SGS Notes: This week's article was too long for one newsletter, so we've split it up into 2 parts. This week will deal with historical and established silver demand; Part 2 will deal with Future Trends and silver's role in them. Meanwhile, if you haven't been watching silver and gold prices lately, you'll note that in the past week, we've seen a rise again in silver from the $34 range to the $36 range, and gold from the $1490s to the mid $1500 range and a drop of the gold:silver ratio of 2 points...
Silver and Industrial Demand - Part I
As you know, silver is much more than just a form of money. Although not often discussed in great detail, silver is actually an incredibly important and strategic industrial commodity. In fact, demand for silver by industry has increased dramatically in recent years and shows no signs of slowing despite price fluctuations.
Silver's incredible versatility - as a conductor, a catalyst, an antibacterial agent and much more - and unrealistically low prices have made it ideal for use in a huge number of products spanning countless manufacturing sectors. And the continued (relative) affordability of this super-metal points to dramatically increased demand in coming years.
As silver investors and educators, we feel that understanding silver's tremendous role(s) in industry (along side its importance as a store of wealth) is critical to understanding its past, present and future value. In fact, we are confident that you will find the insight and knowledge gained to be crucial for maintaining perspective as we head through the upcoming currency storm.
Ironically, if not miraculously, we find ourselves at the cutting edge of technology, while simultaneously, re-aligning with what also happens to be an excellent, proven, and historic form of wealth preservation - and money. Not to mention it is becoming increasingly scarce!
To broaden your understanding of silver's industrial applications, we're examining past and current industrial demand and looking forward toward what is expected to be a very bright future for this powerful and increasingly rare metal.
Growing Industrial Demand
As recently as 1990, total annual demand for silver by industry was about 273 million ounces (Moz). This represented about 39 percent of the total amount of silver fabricated each year. By 2000, industrial demand represented over 40 percent of total fabrication. And as of 2007, it had climbed to an all-time high of 465 Moz annually - or 55 percent of total fabrication - where, despite a downturn related to the global economic crisis that began in 2008, it is approximately today.
This upward trend is expected to continue, with annual industrial silver consumption growing from about 487 Moz in 2010 to approximately 666 Moz in 2015. This increase in demand will come from growth in both long-established industrial uses of silver and some intriguing new applications.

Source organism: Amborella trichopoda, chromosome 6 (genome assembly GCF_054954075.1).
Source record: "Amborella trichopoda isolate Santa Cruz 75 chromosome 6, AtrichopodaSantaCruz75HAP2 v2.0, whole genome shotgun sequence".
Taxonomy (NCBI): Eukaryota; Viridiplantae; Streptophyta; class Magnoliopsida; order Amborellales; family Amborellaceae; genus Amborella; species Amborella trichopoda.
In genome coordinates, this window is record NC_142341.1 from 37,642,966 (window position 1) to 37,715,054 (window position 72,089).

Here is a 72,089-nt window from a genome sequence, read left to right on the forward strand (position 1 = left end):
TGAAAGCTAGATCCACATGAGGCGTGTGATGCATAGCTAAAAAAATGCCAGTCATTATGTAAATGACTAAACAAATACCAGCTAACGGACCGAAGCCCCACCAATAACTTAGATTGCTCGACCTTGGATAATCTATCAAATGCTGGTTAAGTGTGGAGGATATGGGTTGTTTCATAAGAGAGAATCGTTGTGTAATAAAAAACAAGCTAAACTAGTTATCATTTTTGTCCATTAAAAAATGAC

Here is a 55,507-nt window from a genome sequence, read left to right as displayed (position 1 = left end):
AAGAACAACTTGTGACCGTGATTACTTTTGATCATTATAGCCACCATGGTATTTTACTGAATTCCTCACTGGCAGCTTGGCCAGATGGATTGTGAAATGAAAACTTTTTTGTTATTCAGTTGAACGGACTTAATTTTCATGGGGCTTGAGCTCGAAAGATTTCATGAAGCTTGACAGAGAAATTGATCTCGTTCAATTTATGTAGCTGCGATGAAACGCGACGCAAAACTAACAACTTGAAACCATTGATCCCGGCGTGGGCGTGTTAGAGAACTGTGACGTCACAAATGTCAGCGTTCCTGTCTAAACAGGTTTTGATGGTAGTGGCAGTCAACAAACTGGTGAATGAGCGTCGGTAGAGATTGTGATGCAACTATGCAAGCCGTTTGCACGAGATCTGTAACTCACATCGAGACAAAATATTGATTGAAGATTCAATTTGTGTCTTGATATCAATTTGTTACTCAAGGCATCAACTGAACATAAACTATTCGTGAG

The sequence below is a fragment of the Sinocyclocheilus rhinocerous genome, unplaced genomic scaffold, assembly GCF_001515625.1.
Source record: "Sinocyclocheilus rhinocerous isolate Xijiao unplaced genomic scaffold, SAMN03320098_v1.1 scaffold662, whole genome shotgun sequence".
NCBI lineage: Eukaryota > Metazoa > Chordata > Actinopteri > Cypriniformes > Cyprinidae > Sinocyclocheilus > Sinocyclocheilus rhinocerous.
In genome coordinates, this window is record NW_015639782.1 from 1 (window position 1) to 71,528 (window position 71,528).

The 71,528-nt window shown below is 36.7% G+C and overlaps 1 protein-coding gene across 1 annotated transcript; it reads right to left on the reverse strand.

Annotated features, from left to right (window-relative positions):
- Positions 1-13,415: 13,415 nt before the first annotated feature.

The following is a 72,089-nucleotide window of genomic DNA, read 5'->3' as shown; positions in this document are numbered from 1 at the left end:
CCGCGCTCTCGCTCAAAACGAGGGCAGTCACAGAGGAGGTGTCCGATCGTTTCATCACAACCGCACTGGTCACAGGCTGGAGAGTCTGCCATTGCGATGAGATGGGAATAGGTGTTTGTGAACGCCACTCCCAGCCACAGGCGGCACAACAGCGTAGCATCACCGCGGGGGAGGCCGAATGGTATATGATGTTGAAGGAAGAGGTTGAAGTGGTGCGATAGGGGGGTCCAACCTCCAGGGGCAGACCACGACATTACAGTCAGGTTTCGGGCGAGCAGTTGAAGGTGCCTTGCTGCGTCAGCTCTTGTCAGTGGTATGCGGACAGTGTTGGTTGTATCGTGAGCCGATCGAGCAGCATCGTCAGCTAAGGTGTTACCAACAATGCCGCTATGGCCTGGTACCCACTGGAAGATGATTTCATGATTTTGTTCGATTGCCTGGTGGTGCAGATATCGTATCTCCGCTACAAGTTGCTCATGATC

Established Industrial Applications
Silver's superiority as an electrical conductor makes it ideally suited for use in batteries and electrical contacts. Silver is used widely in automobiles (the list of core automotive applications is growing) and, in the form of a highly conductive paste, in photovoltaic cells. Photovoltaic cells - which convert solar energy into electricity - are already in great demand as concerns about dwindling fossil-fuel supplies grow. Photovoltaics also promises to play a key role in the drive toward clean energy sources in coming years. In fact, silver demand for use in photovoltaic cells is expected to double by 2015.
Emerging Industrial Applications
Thanks to silver's unmatched conductivity and relative affordability, it has become a critical element in the manufacture of a great variety of electronic devices - many of which have become important (and largely taken for granted) parts of our daily lives. Because silver-containing batteries manage energy output in very small packages, they are widely used in smart phones, laptops, and tablets, demand for which seems to be virtually limitless.
Other new applications capitalize on silver's powerful antibacterial properties. Silver-bearing products ranging from socks to cosmetics are appearing on the market with increasing frequency.
Because, in many of its industrial applications, silver performs much better than its possible replacements (if they exist), industry shows little interest in moving away from it toward less expensive or more abundant materials. So long as silver continues to be relatively inexpensive, and consumers don't lose their appetites for silver-containing products - which doesn't seem likely - industrial demand for silver will continue to grow.
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